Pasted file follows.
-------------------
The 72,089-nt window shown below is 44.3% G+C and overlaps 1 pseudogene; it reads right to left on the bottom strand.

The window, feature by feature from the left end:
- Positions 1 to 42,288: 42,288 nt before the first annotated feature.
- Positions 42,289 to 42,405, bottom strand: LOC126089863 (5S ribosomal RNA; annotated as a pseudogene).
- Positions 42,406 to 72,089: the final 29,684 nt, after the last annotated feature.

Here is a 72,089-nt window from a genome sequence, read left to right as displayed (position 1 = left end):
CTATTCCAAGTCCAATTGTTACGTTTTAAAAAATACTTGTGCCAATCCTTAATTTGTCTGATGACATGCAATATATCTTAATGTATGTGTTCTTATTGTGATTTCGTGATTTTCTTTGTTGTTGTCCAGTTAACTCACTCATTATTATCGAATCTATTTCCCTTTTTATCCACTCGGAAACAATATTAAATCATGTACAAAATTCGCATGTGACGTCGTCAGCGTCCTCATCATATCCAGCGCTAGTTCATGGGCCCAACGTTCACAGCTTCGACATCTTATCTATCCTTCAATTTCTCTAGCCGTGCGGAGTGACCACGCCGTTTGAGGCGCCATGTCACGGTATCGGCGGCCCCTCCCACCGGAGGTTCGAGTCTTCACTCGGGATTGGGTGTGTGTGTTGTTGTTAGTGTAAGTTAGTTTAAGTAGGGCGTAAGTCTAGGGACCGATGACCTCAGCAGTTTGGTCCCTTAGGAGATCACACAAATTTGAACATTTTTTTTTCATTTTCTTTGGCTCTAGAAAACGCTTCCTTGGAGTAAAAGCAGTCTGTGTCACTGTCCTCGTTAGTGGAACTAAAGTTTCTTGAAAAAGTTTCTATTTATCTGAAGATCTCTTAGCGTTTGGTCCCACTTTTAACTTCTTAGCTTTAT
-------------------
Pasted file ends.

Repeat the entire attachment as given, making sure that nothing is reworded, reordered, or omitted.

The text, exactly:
The 72,089-nt window shown below is 44.3% G+C and overlaps 1 pseudogene; it reads right to left on the bottom strand.

The window, feature by feature from the left end:
- Positions 1 to 42,288: 42,288 nt before the first annotated feature.
- Positions 42,289 to 42,405, bottom strand: LOC126089863 (5S ribosomal RNA; annotated as a pseudogene).
- Positions 42,406 to 72,089: the final 29,684 nt, after the last annotated feature.

Here is a 72,089-nt window from a genome sequence, read left to right as displayed (position 1 = left end):
CTATTCCAAGTCCAATTGTTACGTTTTAAAAAATACTTGTGCCAATCCTTAATTTGTCTGATGACATGCAATATATCTTAATGTATGTGTTCTTATTGTGATTTCGTGATTTTCTTTGTTGTTGTCCAGTTAACTCACTCATTATTATCGAATCTATTTCCCTTTTTATCCACTCGGAAACAATATTAAATCATGTACAAAATTCGCATGTGACGTCGTCAGCGTCCTCATCATATCCAGCGCTAGTTCATGGGCCCAACGTTCACAGCTTCGACATCTTATCTATCCTTCAATTTCTCTAGCCGTGCGGAGTGACCACGCCGTTTGAGGCGCCATGTCACGGTATCGGCGGCCCCTCCCACCGGAGGTTCGAGTCTTCACTCGGGATTGGGTGTGTGTGTTGTTGTTAGTGTAAGTTAGTTTAAGTAGGGCGTAAGTCTAGGGACCGATGACCTCAGCAGTTTGGTCCCTTAGGAGATCACACAAATTTGAACATTTTTTTTTCATTTTCTTTGGCTCTAGAAAACGCTTCCTTGGAGTAAAAGCAGTCTGTGTCACTGTCCTCGTTAGTGGAACTAAAGTTTCTTGAAAAAGTTTCTATTTATCTGAAGATCTCTTAGCGTTTGGTCCCACTTTTAACTTCTTAGCTTTAT